Railtrack could face windfall tax

Click to follow
Labour yesterday refused to rule out an extension of its proposed windfall tax on privatised utilities to a raft of new companies including BAA, which runs Britain's major airports, Associated British Ports and Railtrack.

The Shadow Chancellor, Gordon Brown, has been given legal advice not to rule in or out the companies which will be subject to windfall tax.

The controversy follows the publication last week of a paper by the City investment bank Goldman Sachs, which argued: "We believe Labour might extend its scope to include 'all' the previously privatised utilities (adding BT, AB Ports, BAA, Railtrack)."

Labour's windfall tax had been the subject of recent speculation with some pundits predicting that, by the time Labour reaches office, target companies will have spent any excessive profits. But the document, compiled by two analysts, Paul Walton and Edmund Shing, argues: "We have talked to the Labour Treasury team about the details of this windfall levy. While it is hard to pin it down on details, we believe we can make an initial assessment of the options it might consider. "The most important news is that all the privatised utilities might be taxed - negative for companies not previously thought to be in the firing line (BT, British Gas, generators and some transport stocks) in addition to the electricity and water companies. Moreover, the charge is expected to be pounds 3-5bn."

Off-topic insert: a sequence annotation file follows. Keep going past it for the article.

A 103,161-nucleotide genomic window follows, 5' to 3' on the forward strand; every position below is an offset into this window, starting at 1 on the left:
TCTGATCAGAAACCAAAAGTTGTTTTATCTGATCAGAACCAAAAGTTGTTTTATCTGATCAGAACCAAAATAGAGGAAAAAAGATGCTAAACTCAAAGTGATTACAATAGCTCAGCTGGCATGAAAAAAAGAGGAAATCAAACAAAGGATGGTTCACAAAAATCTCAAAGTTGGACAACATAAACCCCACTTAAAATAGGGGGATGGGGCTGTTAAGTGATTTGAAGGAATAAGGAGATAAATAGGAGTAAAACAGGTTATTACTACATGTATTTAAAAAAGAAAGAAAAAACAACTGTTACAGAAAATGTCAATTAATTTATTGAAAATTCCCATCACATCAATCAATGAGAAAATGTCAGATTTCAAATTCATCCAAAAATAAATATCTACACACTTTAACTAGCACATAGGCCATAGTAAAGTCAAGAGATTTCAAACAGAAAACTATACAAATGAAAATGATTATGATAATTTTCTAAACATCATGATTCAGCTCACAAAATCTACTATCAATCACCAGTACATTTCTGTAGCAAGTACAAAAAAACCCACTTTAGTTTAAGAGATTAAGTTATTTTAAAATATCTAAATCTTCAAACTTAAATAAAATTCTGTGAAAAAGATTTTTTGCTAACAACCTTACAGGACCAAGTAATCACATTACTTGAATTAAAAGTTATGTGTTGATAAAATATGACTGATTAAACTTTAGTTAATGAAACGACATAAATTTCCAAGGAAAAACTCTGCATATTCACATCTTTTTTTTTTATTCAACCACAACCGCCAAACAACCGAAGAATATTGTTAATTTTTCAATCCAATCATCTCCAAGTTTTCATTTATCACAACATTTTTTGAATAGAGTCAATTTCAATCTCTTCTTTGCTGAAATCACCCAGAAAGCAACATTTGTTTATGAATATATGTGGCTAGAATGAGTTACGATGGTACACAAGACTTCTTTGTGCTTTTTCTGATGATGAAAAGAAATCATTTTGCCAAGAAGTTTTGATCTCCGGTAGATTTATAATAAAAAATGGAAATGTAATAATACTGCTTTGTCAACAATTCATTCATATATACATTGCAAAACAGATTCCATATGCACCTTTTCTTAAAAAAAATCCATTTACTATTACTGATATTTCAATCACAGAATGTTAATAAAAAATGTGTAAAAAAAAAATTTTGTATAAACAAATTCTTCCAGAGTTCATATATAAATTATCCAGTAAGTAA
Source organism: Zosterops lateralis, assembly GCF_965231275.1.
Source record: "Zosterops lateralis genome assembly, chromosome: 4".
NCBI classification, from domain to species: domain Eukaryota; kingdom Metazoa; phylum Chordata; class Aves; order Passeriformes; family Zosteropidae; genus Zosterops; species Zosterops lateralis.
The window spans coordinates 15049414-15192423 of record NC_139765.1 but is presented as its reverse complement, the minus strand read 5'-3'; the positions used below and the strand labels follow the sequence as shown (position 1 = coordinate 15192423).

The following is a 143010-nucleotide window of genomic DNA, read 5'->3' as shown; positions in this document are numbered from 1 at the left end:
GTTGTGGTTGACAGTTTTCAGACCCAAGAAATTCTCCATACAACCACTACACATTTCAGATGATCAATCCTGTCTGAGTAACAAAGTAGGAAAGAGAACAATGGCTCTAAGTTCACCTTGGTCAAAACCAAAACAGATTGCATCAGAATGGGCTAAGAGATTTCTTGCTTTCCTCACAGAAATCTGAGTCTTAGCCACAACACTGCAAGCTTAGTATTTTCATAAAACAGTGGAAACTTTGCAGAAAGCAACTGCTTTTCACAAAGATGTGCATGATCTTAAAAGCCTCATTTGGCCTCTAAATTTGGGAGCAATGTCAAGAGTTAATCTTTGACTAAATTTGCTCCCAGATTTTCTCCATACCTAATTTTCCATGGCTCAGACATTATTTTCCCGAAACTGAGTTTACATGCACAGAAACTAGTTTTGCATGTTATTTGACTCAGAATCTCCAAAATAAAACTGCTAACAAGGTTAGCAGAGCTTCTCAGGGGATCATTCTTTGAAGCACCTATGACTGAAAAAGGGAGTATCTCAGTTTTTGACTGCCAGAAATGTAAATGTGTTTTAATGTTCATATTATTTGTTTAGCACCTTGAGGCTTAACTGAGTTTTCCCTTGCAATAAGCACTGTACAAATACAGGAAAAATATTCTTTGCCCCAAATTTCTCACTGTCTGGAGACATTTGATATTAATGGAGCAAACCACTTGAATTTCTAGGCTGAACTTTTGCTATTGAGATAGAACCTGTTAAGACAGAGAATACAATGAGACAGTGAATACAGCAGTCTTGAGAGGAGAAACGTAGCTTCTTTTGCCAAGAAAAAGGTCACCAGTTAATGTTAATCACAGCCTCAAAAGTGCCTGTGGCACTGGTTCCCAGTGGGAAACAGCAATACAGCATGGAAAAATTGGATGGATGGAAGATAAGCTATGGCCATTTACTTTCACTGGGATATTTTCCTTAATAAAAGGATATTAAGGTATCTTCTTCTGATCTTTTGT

Mr Brown's office said that following legal advice they could not comment on which companies may or may not be subject to the tax, which will fund the party's job creation programme for young people. Doing so at this stage might open a Labour Chancellor up to a legal challenge in the future, the Opposition fears.

A windfall tax could present a sizeable blow to some of the firms, particularly BAA which faces big cuts in its profits from airport shops when duty free sales within Europe are scrapped in 1999.

Much of the business sector is critical of Labour's plans but the Opposition argues that the precedent for such a levy was set by the Tories, who applied a similar tax to the banks in the 1980s.